And it's why I'm so serious about the fact that when we do reopen, we issue directives for the sectors as they're reopening. They're not really recommendations. It's not like, ‘Let's look at the list of what public health says and let's pick and choose what we're going to do.’ It's really, ‘No, these are the directives you need to do, all of them.’ And the reason we need to do all of them is so that we can continue on the recovery journey, not have to pause, not have to go back. That would be absolutely disastrous.”
What phase of reopening are we in?
“We're in phase three. Yes, solidly.”
The state of California says we must have fewer than 8% positive tests over a seven-day period in order to reopen.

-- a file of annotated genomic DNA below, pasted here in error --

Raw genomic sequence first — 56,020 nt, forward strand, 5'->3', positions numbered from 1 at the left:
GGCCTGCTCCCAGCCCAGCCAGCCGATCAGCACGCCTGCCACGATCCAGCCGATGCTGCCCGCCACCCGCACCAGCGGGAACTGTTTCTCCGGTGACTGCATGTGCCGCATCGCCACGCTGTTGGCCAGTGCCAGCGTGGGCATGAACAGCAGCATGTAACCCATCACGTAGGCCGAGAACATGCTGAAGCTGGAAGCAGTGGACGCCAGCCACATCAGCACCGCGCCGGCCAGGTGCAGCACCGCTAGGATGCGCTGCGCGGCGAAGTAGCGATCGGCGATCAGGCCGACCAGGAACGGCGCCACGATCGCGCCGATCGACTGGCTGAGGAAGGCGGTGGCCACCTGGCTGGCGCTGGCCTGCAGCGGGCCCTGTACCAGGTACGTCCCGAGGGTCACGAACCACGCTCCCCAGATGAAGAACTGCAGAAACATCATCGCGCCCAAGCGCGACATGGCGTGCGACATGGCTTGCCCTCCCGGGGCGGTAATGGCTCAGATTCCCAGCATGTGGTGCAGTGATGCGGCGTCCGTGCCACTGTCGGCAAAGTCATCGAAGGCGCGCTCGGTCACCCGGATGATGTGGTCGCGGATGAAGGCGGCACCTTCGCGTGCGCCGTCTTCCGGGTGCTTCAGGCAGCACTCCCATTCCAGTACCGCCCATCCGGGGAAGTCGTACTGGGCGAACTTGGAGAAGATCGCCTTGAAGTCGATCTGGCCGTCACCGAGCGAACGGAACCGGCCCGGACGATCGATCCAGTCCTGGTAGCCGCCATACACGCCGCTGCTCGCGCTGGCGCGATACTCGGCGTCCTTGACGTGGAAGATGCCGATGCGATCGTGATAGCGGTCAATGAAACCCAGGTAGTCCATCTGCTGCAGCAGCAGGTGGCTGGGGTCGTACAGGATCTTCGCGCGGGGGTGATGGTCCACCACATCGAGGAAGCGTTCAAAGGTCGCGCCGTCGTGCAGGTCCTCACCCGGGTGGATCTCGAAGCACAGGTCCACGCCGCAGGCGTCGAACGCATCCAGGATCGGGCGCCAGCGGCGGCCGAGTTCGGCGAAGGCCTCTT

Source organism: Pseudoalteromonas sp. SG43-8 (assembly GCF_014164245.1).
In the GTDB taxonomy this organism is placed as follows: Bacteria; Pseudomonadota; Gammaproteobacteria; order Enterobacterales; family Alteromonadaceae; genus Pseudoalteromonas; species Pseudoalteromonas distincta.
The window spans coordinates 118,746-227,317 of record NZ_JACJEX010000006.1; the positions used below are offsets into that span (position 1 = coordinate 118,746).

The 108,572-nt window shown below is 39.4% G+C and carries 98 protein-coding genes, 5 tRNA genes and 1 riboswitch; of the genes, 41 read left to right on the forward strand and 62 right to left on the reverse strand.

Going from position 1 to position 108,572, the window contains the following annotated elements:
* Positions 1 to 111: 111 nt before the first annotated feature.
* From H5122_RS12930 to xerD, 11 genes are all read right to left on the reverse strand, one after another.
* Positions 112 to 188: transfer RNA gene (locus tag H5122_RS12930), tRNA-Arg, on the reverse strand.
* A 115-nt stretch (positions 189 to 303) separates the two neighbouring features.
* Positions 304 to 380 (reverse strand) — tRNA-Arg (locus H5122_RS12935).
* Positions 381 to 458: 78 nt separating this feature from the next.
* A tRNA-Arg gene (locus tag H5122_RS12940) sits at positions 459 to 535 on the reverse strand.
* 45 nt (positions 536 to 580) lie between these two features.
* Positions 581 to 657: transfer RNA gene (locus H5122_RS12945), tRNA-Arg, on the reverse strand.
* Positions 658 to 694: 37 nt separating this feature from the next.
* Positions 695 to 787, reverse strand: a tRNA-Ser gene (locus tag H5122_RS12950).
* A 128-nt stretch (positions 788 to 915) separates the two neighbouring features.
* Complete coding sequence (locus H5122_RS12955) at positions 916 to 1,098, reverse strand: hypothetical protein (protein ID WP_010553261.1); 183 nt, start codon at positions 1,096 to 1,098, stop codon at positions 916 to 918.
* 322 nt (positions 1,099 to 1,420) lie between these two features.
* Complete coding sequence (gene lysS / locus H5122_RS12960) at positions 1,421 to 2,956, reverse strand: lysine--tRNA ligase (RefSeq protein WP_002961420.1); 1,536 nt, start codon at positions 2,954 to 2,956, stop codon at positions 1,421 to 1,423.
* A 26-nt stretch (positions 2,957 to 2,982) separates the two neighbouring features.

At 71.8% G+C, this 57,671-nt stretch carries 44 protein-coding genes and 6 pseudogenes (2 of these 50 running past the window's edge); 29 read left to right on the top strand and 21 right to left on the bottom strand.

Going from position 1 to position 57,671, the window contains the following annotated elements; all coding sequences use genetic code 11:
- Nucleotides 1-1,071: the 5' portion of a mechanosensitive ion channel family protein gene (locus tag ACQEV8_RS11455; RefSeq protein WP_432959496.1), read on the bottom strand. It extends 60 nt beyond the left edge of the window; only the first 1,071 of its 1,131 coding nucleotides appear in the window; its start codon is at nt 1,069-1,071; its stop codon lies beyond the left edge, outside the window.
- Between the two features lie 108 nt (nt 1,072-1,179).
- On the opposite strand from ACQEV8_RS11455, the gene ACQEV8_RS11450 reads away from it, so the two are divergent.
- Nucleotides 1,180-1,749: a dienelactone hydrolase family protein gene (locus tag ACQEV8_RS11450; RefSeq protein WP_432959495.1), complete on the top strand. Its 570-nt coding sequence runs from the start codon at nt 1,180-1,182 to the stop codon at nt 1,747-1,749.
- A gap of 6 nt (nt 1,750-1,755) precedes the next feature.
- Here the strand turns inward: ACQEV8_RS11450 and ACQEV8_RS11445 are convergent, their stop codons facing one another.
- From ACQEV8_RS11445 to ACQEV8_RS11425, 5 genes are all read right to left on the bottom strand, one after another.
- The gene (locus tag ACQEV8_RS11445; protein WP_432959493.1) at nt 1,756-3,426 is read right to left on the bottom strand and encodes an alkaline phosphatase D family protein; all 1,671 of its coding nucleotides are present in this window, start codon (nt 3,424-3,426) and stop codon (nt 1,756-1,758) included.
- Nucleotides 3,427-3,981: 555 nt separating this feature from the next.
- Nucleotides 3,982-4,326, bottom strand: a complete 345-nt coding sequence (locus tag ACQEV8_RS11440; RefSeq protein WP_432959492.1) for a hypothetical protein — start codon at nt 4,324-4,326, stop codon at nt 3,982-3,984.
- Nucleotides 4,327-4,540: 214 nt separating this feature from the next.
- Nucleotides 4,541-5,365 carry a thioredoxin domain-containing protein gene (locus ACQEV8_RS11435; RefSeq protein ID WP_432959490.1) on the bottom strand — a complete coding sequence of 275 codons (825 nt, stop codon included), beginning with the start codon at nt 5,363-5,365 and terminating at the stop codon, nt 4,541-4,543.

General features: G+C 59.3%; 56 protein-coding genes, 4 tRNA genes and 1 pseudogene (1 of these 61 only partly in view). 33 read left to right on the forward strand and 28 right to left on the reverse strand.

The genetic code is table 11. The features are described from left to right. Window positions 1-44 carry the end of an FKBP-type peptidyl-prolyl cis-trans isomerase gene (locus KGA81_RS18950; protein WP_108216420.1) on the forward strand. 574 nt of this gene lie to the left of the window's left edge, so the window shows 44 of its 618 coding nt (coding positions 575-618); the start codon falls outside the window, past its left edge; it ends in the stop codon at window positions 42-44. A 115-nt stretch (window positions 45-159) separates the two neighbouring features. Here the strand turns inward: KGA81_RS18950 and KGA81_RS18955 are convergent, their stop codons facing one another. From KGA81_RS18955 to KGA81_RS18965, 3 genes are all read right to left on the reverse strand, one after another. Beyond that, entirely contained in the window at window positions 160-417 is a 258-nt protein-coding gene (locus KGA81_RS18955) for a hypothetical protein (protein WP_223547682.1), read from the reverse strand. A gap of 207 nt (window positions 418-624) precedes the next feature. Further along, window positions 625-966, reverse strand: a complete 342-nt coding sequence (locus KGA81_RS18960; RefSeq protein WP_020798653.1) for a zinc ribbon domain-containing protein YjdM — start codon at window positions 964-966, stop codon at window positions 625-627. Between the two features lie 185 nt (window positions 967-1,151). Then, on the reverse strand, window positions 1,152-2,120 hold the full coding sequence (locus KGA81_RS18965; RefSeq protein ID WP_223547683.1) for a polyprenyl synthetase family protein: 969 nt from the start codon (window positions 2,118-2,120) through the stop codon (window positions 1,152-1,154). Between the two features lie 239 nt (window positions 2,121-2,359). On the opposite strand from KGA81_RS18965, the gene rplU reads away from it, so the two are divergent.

“We're at 8%, when we look at from the beginning of time for everybody who got tested, what percent of people ended up being positive? When we do our seven-day rolling averages, which is how we report to the state, we're down below...last time I looked, a couple of days ago, we were at like 5.5%. But we've been between 7% and about 5% for the last couple of weeks. I think it's an important number — that positivity rate.
… If I were to look for the last two weeks, I would say the average is 6%.”
But how do we get to that 5-6% — if over the past 20 days, there hasn’t been a single day that’s 5-6%?
“Because it's what you call a rolling average of seven days. And when we get the rolling average, we actually use the real data from that day. What you're seeing when you see like a number for Thursday, it's the rolling average for the last seven days. What you don't see is what was the actual data for the last seven days. I see that data. And that's how I get the rolling average. … You can't get it off our website, but we're happy to give them to somebody who needs them. … It's not like a secret.”